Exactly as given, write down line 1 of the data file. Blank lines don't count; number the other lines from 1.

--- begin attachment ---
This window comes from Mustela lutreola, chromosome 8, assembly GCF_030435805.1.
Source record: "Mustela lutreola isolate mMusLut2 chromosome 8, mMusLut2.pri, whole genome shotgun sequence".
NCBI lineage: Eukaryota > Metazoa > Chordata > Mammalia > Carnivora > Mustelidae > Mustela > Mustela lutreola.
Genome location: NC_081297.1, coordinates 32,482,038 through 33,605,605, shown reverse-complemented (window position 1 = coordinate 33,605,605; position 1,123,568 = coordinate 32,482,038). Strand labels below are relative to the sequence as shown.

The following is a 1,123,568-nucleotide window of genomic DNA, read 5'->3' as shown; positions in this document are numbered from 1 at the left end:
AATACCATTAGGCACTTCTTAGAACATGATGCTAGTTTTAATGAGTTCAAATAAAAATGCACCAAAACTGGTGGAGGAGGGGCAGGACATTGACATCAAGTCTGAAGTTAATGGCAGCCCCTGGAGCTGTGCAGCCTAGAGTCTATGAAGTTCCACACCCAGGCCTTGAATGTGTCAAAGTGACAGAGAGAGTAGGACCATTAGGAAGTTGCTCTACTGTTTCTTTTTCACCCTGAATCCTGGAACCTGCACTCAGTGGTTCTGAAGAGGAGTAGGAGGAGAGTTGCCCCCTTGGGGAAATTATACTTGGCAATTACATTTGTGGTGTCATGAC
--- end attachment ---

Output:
This window comes from Mustela lutreola, chromosome 8, assembly GCF_030435805.1.